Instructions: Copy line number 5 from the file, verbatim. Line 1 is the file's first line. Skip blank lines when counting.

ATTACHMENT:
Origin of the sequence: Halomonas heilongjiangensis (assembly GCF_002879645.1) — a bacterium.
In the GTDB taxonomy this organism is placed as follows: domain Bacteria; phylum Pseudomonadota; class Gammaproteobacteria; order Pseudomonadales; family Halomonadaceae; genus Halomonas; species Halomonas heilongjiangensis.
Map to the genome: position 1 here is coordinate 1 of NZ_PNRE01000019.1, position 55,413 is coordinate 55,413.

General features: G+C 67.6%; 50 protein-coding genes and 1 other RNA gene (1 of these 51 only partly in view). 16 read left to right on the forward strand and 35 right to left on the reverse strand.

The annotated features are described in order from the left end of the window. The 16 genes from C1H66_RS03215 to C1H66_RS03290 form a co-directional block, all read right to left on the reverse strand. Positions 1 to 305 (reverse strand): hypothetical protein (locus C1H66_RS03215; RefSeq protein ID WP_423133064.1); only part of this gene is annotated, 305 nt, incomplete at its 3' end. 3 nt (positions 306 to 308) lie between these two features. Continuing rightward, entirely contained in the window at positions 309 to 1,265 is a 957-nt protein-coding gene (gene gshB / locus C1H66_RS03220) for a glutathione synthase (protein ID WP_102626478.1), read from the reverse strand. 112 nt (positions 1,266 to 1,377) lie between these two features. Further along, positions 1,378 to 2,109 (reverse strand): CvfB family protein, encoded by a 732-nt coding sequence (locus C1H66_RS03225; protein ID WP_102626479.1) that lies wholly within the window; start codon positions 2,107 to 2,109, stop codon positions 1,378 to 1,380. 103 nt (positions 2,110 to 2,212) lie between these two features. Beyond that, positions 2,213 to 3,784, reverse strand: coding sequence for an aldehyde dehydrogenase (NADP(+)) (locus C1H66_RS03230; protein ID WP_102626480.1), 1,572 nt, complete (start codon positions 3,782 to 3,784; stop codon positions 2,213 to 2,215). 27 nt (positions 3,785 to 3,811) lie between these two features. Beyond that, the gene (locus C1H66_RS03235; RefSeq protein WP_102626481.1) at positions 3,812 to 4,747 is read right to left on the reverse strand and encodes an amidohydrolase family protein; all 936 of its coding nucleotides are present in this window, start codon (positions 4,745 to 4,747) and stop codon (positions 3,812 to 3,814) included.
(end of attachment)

The annotated features are described in order from the left end of the window. The 16 genes from C1H66_RS03215 to C1H66_RS03290 form a co-directional block, all read right to left on the reverse strand. Positions 1 to 305 (reverse strand): hypothetical protein (locus C1H66_RS03215; RefSeq protein ID WP_423133064.1); only part of this gene is annotated, 305 nt, incomplete at its 3' end. 3 nt (positions 306 to 308) lie between these two features. Continuing rightward, entirely contained in the window at positions 309 to 1,265 is a 957-nt protein-coding gene (gene gshB / locus C1H66_RS03220) for a glutathione synthase (protein ID WP_102626478.1), read from the reverse strand. 112 nt (positions 1,266 to 1,377) lie between these two features. Further along, positions 1,378 to 2,109 (reverse strand): CvfB family protein, encoded by a 732-nt coding sequence (locus C1H66_RS03225; protein ID WP_102626479.1) that lies wholly within the window; start codon positions 2,107 to 2,109, stop codon positions 1,378 to 1,380. 103 nt (positions 2,110 to 2,212) lie between these two features. Beyond that, positions 2,213 to 3,784, reverse strand: coding sequence for an aldehyde dehydrogenase (NADP(+)) (locus C1H66_RS03230; protein ID WP_102626480.1), 1,572 nt, complete (start codon positions 3,782 to 3,784; stop codon positions 2,213 to 2,215). 27 nt (positions 3,785 to 3,811) lie between these two features. Beyond that, the gene (locus C1H66_RS03235; RefSeq protein WP_102626481.1) at positions 3,812 to 4,747 is read right to left on the reverse strand and encodes an amidohydrolase family protein; all 936 of its coding nucleotides are present in this window, start codon (positions 4,745 to 4,747) and stop codon (positions 3,812 to 3,814) included.